Many of us accept that there was little understanding of Neurodiversity when we were at school and so have some empathy with our teachers for not recognising the problems we faced. However, one would hope that in the 21st-century things would have changed. A recent interview from Carol Vorderman and her son on This Morning shows that it hasn't. When Cameron, who has now been diagnosed with Dyslexia and ADHD, was 4 or 5yrs old his mother was told by his school that he was unteachable and that they would not be able to keep him in that school. if this wasn't shocking enough, Philip Schofield goes on to share that he knows a family who has been experiencing something similar at the moment! Carol Vorderman went on to say on her Instagram that since their appearance “We've had hundreds of messages from children or their parents who are living through this right now and it's heartbreaking”.
It really saddens me that, despite years of research, education of teachers and other education professionals, even today children are being written off because of behaviours they display that have more to do with the challenges and frustrations of being undiagnosed with a learning difference. I have heard from clients with children and from friends who have children they know to have something like Dyslexia, who have had to fight to get them the assessment and then support they need, many resorting to private assessments or waiting lists that can take years. We have even had enquiries on our website from parents wanting to get assistive technology for their children because the school is not providing anything.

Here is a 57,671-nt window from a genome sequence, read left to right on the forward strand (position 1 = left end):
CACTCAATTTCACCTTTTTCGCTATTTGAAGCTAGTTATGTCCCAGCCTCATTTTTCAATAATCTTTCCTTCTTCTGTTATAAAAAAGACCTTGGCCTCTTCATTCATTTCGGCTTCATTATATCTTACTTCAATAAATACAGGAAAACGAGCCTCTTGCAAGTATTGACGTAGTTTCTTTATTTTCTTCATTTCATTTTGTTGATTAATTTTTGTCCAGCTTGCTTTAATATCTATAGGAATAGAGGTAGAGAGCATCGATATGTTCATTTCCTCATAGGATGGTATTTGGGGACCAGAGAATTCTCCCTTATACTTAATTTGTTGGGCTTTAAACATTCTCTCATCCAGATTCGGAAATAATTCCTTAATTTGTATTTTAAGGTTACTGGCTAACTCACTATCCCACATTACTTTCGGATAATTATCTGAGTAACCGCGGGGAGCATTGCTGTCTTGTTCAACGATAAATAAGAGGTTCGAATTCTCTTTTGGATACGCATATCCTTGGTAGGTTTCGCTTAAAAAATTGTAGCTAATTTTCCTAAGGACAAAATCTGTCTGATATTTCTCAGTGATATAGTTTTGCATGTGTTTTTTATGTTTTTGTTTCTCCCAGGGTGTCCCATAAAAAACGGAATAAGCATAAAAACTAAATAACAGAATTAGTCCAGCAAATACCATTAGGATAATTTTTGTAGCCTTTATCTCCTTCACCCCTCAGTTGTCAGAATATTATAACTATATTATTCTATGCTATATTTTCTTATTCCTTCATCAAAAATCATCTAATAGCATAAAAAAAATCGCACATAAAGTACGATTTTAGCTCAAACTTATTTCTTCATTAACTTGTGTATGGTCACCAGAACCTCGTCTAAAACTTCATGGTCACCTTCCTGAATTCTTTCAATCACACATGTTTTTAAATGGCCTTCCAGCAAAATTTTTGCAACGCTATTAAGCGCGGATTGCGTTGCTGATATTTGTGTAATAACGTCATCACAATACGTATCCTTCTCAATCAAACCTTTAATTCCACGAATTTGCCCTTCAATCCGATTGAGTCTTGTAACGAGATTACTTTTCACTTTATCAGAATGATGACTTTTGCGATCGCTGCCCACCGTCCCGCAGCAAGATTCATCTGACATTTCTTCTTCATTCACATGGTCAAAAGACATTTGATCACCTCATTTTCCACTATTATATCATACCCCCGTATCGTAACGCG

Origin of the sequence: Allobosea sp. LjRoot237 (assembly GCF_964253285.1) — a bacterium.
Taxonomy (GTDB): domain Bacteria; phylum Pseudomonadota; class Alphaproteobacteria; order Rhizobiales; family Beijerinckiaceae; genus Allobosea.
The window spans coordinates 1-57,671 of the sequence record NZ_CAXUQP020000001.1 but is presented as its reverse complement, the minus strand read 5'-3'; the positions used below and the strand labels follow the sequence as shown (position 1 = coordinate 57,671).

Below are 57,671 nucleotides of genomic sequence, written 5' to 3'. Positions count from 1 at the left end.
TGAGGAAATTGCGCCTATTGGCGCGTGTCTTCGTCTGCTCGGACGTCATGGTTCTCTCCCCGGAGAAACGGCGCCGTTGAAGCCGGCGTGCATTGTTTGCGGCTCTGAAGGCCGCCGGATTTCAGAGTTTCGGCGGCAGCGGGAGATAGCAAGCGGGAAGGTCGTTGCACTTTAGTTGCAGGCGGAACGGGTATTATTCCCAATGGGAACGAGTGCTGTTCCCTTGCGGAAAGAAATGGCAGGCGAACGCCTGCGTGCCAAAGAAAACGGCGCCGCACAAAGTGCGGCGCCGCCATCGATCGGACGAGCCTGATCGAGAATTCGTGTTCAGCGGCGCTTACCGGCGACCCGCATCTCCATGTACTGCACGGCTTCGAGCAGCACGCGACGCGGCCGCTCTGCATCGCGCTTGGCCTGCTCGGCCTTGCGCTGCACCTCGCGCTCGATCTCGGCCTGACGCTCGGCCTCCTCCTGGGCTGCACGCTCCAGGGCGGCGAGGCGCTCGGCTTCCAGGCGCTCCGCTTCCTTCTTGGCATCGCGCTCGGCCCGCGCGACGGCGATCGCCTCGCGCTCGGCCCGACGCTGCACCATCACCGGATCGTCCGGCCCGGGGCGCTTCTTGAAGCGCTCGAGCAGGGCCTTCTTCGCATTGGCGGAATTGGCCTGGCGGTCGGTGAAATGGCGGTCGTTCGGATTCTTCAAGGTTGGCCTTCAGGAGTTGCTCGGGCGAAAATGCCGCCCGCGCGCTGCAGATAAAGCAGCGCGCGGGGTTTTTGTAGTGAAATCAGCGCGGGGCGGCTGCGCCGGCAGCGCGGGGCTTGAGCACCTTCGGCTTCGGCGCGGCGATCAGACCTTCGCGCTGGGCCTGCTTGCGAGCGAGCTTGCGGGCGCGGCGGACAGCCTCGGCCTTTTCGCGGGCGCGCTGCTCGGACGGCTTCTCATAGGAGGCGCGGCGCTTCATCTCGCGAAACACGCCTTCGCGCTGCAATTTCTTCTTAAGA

Our schools are charged with giving our children the best education that they can, and for many, this means recognising that some disruptive behaviour comes from these underlying frustrations that many of us adults who were not diagnosed at school can relate to. Disrupting the class so that you are sent out thus avoiding the need to read aloud, being told that you are being lazy even though you know you are trying your hardest, becoming overwhelmed by the noise of a classroom and lashing out, the build-up of energy after being made to sit in one chair doing one thing for lengthy durations of time. All of these things, if understood, can be easily mitigated by teachers eliminating the need for these behaviours.
But what can we do? Excellent organisations like the British Dyslexia Association, Made by Dyslexia, The ADHD Foundation and The National Autistic Society and many more have worked non stop for decades trying to improve the understanding of these conditions so why is nothing improving? I wish I had answers, instead, I keep meeting clients who have so many struggles with low self-confidence and an expectation of failure that has come from years of not understanding their own way of thinking and being forced into a shape that isn’t their own.
For Cameron, the solution came through a move to a specialist private school and he has now received a master’s degree from Dundee University, he states that much of his success comes from “spite” “after being told and shown that I would not achieve anything of significance I started to believe it, but one emotion kept me from giving up – spite. The drive to spite all those who said I would fail, but most importantly, to spite myself… to spite the past version of myself that never thought I could. So if you doubt yourself, then just imagine the satisfaction of proving everyone, and yourself, wrong, because I tell you right now, it is very satisfying”